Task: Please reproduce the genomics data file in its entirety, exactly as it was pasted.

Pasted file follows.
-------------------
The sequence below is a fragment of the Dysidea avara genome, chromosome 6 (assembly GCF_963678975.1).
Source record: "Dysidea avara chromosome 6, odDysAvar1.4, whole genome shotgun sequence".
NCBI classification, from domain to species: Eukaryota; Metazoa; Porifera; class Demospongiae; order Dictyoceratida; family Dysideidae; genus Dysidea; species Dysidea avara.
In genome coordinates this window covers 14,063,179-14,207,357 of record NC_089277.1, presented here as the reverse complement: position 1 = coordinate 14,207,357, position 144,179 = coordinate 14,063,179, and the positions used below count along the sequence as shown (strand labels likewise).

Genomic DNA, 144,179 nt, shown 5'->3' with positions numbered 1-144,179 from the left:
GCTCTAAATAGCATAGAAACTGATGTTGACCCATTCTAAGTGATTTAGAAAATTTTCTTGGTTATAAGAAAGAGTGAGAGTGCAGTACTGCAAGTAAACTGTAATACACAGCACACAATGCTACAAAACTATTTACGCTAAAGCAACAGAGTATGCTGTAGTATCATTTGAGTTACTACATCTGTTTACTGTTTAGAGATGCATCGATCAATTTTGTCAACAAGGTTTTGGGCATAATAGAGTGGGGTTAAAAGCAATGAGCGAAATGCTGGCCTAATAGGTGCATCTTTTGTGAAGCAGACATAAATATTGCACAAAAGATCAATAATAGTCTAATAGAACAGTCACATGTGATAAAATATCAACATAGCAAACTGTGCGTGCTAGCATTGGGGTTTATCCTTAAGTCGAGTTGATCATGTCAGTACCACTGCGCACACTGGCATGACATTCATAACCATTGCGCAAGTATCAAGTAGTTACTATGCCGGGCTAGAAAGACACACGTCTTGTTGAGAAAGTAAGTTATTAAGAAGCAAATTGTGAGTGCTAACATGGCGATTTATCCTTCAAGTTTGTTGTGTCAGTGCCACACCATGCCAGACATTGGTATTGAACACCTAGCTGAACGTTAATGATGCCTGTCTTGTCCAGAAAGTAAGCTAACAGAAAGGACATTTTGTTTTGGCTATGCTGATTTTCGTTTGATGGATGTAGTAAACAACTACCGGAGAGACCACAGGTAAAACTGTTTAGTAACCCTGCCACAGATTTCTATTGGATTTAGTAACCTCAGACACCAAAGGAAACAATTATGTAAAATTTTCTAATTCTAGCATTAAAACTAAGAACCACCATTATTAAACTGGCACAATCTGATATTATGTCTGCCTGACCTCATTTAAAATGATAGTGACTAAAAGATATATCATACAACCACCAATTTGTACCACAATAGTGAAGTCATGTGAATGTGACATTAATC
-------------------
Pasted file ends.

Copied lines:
The sequence below is a fragment of the Dysidea avara genome, chromosome 6 (assembly GCF_963678975.1).
Source record: "Dysidea avara chromosome 6, odDysAvar1.4, whole genome shotgun sequence".
NCBI classification, from domain to species: Eukaryota; Metazoa; Porifera; class Demospongiae; order Dictyoceratida; family Dysideidae; genus Dysidea; species Dysidea avara.
In genome coordinates this window covers 14,063,179-14,207,357 of record NC_089277.1, presented here as the reverse complement: position 1 = coordinate 14,207,357, position 144,179 = coordinate 14,063,179, and the positions used below count along the sequence as shown (strand labels likewise).

Genomic DNA, 144,179 nt, shown 5'->3' with positions numbered 1-144,179 from the left:
GCTCTAAATAGCATAGAAACTGATGTTGACCCATTCTAAGTGATTTAGAAAATTTTCTTGGTTATAAGAAAGAGTGAGAGTGCAGTACTGCAAGTAAACTGTAATACACAGCACACAATGCTACAAAACTATTTACGCTAAAGCAACAGAGTATGCTGTAGTATCATTTGAGTTACTACATCTGTTTACTGTTTAGAGATGCATCGATCAATTTTGTCAACAAGGTTTTGGGCATAATAGAGTGGGGTTAAAAGCAATGAGCGAAATGCTGGCCTAATAGGTGCATCTTTTGTGAAGCAGACATAAATATTGCACAAAAGATCAATAATAGTCTAATAGAACAGTCACATGTGATAAAATATCAACATAGCAAACTGTGCGTGCTAGCATTGGGGTTTATCCTTAAGTCGAGTTGATCATGTCAGTACCACTGCGCACACTGGCATGACATTCATAACCATTGCGCAAGTATCAAGTAGTTACTATGCCGGGCTAGAAAGACACACGTCTTGTTGAGAAAGTAAGTTATTAAGAAGCAAATTGTGAGTGCTAACATGGCGATTTATCCTTCAAGTTTGTTGTGTCAGTGCCACACCATGCCAGACATTGGTATTGAACACCTAGCTGAACGTTAATGATGCCTGTCTTGTCCAGAAAGTAAGCTAACAGAAAGGACATTTTGTTTTGGCTATGCTGATTTTCGTTTGATGGATGTAGTAAACAACTACCGGAGAGACCACAGGTAAAACTGTTTAGTAACCCTGCCACAGATTTCTATTGGATTTAGTAACCTCAGACACCAAAGGAAACAATTATGTAAAATTTTCTAATTCTAGCATTAAAACTAAGAACCACCATTATTAAACTGGCACAATCTGATATTATGTCTGCCTGACCTCATTTAAAATGATAGTGACTAAAAGATATATCATACAACCACCAATTTGTACCACAATAGTGAAGTCATGTGAATGTGACATTAATC